1. How do you find the total square footage of a room?
Measure the length and width of each one of these spaces, and then multiply the two numbers together to determine the square footage of said space. Continue in this manner until you have the square footage of each space. To find the square feet of the entire room, simply add the square footage of each space together.
2. Calculating your house footprint.
FOOTPRINT OF A HOUSE IN RELATION TO THE BUILDING LOT:
- The Footprint of a house is the dimensions of the total covered area of the home including garages and porches.
- Most subdivision lots have “Setback” requirements and “Easements”.
- Setback requirements stipulate how far back from the street your home can be set. There may be both a minimum setback and a maximum setback. (Ex. Minimum setback = 50′ from center of the street, Maximum setback = 250′ from center of street.)
- Easements are areas included on your lot for which the utility companies have access for power, sewer and/or drainage lines to service your home and/or the homes around you. You can not build on an easement and some Easements also will not allow tree planting, etc. Sometimes, however, a driveway can be placed over an easement, however, if a Utility company needs to dig in this area, your driveway will be destroyed. Not all utility companies are required to replace your driveway since you voluntarily placed it on an easement, although, many do.
THE TOTAL BUILDABLE AREA OF YOUR LOT is determined by subtracting the easements on all sides of the lot and determining how much space is left in the middle. This may be a simple subtraction calculation if you have a perfectly square/rectangular lot. If your lot is NOT square, you may need help to determine the buildable area of the lot so that you can search for the correct size home. The good news is, the Developer’ engineering company can probably answer the “Buildable Area” question in a matter of minutes because the subdivision was probably drawn on an AutoCAD-type program. Before you spend a lot of money for calculation services, call the Engineering Company who created your PLOT.
- NOTE: You can request a copy of the PLOT from the person selling you the lot, your contractor or the developer. Be sure to ask for a FINAL and/or RECORDED PLOT because it will have the engineer’s information listed and it is not subject to change (well, not without a lot of trouble). The plat may be available on line at your county assessor’s site or through your developer’s website. Plots are public record.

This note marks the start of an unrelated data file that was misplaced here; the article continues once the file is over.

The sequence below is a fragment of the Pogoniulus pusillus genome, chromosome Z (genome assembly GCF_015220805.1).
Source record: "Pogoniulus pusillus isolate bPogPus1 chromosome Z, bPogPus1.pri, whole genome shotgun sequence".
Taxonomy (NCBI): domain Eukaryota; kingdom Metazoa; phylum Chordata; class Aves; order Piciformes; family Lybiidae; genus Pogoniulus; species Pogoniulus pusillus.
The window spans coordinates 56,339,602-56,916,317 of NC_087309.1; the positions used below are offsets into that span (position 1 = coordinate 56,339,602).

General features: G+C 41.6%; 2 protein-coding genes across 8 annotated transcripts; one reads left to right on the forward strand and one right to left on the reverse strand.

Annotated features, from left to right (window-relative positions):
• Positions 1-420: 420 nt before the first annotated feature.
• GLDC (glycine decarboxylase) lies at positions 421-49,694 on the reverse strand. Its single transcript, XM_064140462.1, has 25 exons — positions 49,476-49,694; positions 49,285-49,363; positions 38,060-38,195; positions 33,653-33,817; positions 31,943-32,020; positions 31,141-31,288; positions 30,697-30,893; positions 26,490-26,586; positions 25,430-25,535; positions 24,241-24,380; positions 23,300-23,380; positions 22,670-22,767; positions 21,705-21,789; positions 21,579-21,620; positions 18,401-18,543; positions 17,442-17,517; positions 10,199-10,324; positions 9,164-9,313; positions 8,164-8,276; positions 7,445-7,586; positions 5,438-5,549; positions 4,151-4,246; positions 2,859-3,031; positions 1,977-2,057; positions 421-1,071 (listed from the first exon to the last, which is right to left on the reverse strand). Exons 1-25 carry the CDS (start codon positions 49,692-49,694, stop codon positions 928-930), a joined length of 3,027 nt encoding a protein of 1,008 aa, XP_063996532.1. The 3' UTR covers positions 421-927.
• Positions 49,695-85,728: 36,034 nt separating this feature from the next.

- A local Engineer, Architect or Home Plan designer can produce a PLOT PLAN. A Plot Plan is a drawing showing only your lot and locating your home’s footprint on the lot. The distance from your home to lot lines will be shown. Generally, easements are also shown to prove that your home is in compliance with local requirements. IF your lot has special conditions or trees that you desire to keep, you may need a survey to locate these items so that your home can be adequately located on the lot. You can visit www.landregistry.gov.bb for further assistance.
114 feet x 90 feet = 10,260 sf lot
10,260 sf – 6,500 sf = 3,760 sf
3,760 sf x .00125 = 4.7%
35% – 4.7% = 30.3%
30.3% x 10,260 sf = 3,109 sf of allowed building footprint
3. How to find cubic yards? (Concrete is purchased in cubic yards)
Convert the dimension in inches (usually for the depth) to feet (6” ÷ 12” = 0.5′) Multiply the three dimensions together to find the number of cubic feet (0.5′ x 12′ x 12 = 72 cubic feet) Divide the cubic feet by the number of cubic feet in a cubic yard (27) to find the number of cubic yards(72 ÷ 27 = 2.67 cu. yd.). You divide by 27 because there are 27 cubic feet in 1 cubic yard.
4. How to convert cubic yards to meter? (In Barbados they tend to use meters)
See website (http://www.endmemo.com/cconvert/yd3m.php)